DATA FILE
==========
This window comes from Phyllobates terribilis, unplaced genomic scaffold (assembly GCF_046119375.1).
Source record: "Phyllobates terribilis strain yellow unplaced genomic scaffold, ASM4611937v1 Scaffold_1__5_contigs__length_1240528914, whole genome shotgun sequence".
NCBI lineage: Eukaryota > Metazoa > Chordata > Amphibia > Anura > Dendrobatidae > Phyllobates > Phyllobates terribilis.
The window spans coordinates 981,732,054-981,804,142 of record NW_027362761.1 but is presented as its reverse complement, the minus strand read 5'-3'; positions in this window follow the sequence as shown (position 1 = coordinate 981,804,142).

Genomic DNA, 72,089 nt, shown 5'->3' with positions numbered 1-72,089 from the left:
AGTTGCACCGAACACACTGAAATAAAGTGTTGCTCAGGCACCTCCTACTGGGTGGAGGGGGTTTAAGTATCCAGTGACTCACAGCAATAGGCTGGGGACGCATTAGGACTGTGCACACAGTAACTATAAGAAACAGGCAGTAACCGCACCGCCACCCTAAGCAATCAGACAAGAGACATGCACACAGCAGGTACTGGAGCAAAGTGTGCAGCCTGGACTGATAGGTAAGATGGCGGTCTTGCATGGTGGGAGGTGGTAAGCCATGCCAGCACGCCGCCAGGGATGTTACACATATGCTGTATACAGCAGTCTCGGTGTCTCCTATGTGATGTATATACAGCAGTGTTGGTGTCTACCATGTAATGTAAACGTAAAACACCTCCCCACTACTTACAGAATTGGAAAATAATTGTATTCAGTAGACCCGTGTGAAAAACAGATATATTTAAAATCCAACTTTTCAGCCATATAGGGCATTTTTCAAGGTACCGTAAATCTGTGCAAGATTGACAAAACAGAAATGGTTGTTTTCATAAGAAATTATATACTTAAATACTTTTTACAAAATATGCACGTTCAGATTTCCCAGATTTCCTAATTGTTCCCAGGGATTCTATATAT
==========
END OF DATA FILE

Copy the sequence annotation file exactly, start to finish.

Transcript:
This window comes from Phyllobates terribilis, unplaced genomic scaffold (assembly GCF_046119375.1).
Source record: "Phyllobates terribilis strain yellow unplaced genomic scaffold, ASM4611937v1 Scaffold_1__5_contigs__length_1240528914, whole genome shotgun sequence".
NCBI lineage: Eukaryota > Metazoa > Chordata > Amphibia > Anura > Dendrobatidae > Phyllobates > Phyllobates terribilis.
The window spans coordinates 981,732,054-981,804,142 of record NW_027362761.1 but is presented as its reverse complement, the minus strand read 5'-3'; positions in this window follow the sequence as shown (position 1 = coordinate 981,804,142).

Genomic DNA, 72,089 nt, shown 5'->3' with positions numbered 1-72,089 from the left:
AGTTGCACCGAACACACTGAAATAAAGTGTTGCTCAGGCACCTCCTACTGGGTGGAGGGGGTTTAAGTATCCAGTGACTCACAGCAATAGGCTGGGGACGCATTAGGACTGTGCACACAGTAACTATAAGAAACAGGCAGTAACCGCACCGCCACCCTAAGCAATCAGACAAGAGACATGCACACAGCAGGTACTGGAGCAAAGTGTGCAGCCTGGACTGATAGGTAAGATGGCGGTCTTGCATGGTGGGAGGTGGTAAGCCATGCCAGCACGCCGCCAGGGATGTTACACATATGCTGTATACAGCAGTCTCGGTGTCTCCTATGTGATGTATATACAGCAGTGTTGGTGTCTACCATGTAATGTAAACGTAAAACACCTCCCCACTACTTACAGAATTGGAAAATAATTGTATTCAGTAGACCCGTGTGAAAAACAGATATATTTAAAATCCAACTTTTCAGCCATATAGGGCATTTTTCAAGGTACCGTAAATCTGTGCAAGATTGACAAAACAGAAATGGTTGTTTTCATAAGAAATTATATACTTAAATACTTTTTACAAAATATGCACGTTCAGATTTCCCAGATTTCCTAATTGTTCCCAGGGATTCTATATAT